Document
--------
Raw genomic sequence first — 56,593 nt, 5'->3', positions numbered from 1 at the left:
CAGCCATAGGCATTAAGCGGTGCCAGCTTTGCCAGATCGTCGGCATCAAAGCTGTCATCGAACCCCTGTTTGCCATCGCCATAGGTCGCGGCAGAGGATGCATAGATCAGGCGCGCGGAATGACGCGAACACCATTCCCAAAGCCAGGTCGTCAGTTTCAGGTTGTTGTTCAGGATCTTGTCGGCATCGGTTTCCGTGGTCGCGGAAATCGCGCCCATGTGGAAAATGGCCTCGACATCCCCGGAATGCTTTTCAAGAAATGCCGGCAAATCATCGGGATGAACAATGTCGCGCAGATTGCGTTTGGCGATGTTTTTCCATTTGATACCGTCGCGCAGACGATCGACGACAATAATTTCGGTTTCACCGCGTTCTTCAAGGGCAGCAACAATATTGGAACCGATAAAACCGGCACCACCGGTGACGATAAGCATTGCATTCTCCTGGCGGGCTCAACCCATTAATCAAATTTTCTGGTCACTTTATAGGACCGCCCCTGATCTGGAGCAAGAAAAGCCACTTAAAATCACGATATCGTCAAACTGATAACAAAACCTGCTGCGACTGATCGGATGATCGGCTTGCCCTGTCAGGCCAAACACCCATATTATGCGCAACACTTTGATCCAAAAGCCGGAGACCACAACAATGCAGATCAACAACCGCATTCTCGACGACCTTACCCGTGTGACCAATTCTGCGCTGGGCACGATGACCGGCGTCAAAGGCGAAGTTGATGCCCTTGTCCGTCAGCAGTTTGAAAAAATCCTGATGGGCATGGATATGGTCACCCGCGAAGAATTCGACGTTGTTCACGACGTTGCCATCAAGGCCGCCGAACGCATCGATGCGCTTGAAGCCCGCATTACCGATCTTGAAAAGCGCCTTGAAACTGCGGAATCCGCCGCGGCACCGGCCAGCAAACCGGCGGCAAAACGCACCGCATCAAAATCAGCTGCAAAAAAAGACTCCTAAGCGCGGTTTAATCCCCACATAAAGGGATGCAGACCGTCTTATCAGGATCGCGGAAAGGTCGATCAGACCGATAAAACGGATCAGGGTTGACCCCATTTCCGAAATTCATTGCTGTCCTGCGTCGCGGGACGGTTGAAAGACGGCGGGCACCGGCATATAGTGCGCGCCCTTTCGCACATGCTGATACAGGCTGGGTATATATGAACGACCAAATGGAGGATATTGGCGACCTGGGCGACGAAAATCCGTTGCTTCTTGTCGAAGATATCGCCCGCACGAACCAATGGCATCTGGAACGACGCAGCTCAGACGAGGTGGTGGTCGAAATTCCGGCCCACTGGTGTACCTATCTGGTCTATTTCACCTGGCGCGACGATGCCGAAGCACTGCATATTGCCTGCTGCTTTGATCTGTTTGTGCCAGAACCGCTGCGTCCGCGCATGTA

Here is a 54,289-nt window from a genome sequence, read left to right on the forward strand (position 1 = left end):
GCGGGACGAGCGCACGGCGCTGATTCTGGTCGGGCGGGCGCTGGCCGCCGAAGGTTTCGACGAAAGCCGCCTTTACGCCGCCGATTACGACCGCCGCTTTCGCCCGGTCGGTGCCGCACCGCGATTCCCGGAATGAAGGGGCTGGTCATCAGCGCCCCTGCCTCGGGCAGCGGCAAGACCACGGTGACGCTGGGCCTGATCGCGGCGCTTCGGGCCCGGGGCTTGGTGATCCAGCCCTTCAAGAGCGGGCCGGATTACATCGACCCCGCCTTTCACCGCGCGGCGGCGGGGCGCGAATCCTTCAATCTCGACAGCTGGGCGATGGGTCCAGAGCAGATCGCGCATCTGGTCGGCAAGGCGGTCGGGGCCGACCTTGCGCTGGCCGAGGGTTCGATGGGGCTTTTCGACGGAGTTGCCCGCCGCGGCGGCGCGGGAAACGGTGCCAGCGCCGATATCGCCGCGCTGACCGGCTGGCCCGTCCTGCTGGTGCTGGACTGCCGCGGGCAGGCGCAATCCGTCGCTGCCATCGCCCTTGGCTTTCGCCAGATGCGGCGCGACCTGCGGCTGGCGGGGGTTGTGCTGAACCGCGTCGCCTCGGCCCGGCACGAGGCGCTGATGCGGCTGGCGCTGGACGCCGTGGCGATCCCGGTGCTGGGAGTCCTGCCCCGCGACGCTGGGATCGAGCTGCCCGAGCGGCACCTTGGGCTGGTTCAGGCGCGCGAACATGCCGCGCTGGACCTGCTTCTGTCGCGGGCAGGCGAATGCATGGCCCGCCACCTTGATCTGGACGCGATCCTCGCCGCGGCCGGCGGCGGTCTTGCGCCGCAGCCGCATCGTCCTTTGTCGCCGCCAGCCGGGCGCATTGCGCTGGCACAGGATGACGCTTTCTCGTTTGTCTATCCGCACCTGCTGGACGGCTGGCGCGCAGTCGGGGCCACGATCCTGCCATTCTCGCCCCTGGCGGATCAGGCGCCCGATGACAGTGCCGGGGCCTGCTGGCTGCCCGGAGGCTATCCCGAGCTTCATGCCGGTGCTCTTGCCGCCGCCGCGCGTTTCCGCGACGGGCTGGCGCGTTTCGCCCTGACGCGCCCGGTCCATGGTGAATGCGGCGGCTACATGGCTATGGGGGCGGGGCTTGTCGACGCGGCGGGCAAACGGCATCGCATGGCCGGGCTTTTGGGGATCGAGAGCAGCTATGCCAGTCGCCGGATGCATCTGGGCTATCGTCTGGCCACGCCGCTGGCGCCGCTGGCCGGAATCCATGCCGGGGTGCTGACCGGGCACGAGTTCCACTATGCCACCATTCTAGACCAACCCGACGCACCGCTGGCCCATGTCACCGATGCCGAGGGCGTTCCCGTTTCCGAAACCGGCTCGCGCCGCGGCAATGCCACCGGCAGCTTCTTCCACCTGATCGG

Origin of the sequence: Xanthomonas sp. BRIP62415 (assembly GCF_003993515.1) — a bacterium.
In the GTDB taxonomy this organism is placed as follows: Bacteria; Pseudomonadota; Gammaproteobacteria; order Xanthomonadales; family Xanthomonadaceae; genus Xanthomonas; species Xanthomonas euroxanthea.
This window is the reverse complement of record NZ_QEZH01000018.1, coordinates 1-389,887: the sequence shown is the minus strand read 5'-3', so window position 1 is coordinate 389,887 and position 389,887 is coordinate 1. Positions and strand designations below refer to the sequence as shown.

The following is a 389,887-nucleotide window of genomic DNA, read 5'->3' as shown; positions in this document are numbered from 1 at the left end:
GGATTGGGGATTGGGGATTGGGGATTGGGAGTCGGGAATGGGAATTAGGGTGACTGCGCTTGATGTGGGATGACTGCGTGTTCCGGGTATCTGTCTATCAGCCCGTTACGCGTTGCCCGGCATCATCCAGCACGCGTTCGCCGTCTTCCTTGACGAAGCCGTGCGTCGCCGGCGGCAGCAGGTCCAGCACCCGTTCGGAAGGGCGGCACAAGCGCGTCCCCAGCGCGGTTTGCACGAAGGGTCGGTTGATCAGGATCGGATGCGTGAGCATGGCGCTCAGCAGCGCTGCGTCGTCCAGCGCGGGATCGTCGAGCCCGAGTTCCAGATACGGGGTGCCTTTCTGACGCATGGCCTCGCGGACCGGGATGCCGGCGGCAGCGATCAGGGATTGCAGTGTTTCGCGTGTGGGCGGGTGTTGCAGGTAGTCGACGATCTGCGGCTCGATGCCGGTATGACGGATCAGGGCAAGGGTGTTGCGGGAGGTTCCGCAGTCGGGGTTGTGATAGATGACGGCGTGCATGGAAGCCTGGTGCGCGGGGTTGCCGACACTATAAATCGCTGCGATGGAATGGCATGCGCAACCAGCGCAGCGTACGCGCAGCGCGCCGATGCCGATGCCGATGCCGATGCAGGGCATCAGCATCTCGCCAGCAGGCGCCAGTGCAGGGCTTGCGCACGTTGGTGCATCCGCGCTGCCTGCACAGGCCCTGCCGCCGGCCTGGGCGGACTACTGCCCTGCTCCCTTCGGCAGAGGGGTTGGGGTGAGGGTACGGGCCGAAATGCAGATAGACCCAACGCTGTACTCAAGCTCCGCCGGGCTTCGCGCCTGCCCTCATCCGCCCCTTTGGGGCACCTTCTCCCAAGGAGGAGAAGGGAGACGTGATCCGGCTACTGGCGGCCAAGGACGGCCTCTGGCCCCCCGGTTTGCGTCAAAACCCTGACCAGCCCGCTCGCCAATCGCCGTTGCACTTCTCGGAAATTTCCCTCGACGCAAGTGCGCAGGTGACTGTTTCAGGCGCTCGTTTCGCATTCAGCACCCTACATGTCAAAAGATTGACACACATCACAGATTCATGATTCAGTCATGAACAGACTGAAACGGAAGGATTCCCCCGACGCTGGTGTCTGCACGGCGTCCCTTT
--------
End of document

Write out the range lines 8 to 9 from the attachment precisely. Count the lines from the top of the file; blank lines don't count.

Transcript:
The following is a 389,887-nucleotide window of genomic DNA, read 5'->3' as shown; positions in this document are numbered from 1 at the left end:
GGATTGGGGATTGGGGATTGGGGATTGGGAGTCGGGAATGGGAATTAGGGTGACTGCGCTTGATGTGGGATGACTGCGTGTTCCGGGTATCTGTCTATCAGCCCGTTACGCGTTGCCCGGCATCATCCAGCACGCGTTCGCCGTCTTCCTTGACGAAGCCGTGCGTCGCCGGCGGCAGCAGGTCCAGCACCCGTTCGGAAGGGCGGCACAAGCGCGTCCCCAGCGCGGTTTGCACGAAGGGTCGGTTGATCAGGATCGGATGCGTGAGCATGGCGCTCAGCAGCGCTGCGTCGTCCAGCGCGGGATCGTCGAGCCCGAGTTCCAGATACGGGGTGCCTTTCTGACGCATGGCCTCGCGGACCGGGATGCCGGCGGCAGCGATCAGGGATTGCAGTGTTTCGCGTGTGGGCGGGTGTTGCAGGTAGTCGACGATCTGCGGCTCGATGCCGGTATGACGGATCAGGGCAAGGGTGTTGCGGGAGGTTCCGCAGTCGGGGTTGTGATAGATGACGGCGTGCATGGAAGCCTGGTGCGCGGGGTTGCCGACACTATAAATCGCTGCGATGGAATGGCATGCGCAACCAGCGCAGCGTACGCGCAGCGCGCCGATGCCGATGCCGATGCCGATGCAGGGCATCAGCATCTCGCCAGCAGGCGCCAGTGCAGGGCTTGCGCACGTTGGTGCATCCGCGCTGCCTGCACAGGCCCTGCCGCCGGCCTGGGCGGACTACTGCCCTGCTCCCTTCGGCAGAGGGGTTGGGGTGAGGGTACGGGCCGAAATGCAGATAGACCCAACGCTGTACTCAAGCTCCGCCGGGCTTCGCGCCTGCCCTCATCCGCCCCTTTGGGGCACCTTCTCCCAAGGAGGAGAAGGGAGACGTGATCCGGCTACTGGCGGCCAAGGACGGCCTCTGGCCCCCCGGTTTGCGTCAAAACCCTGACCAGCCCGCTCGCCAATCGCCGTTGCACTTCTCGGAAATTTCCCTCGACGCAAGTGCGCAGGTGACTGTTTCAGGCGCTCGTTTCGCATTCAGCACCCTACATGTCAAAAGATTGACACACATCACAGATTCATGATTCAGTCATGAACAGACTGAAACGGAAGGATTCCCCCGACGCTGGTGTCTGCACGGCGTCCCTTT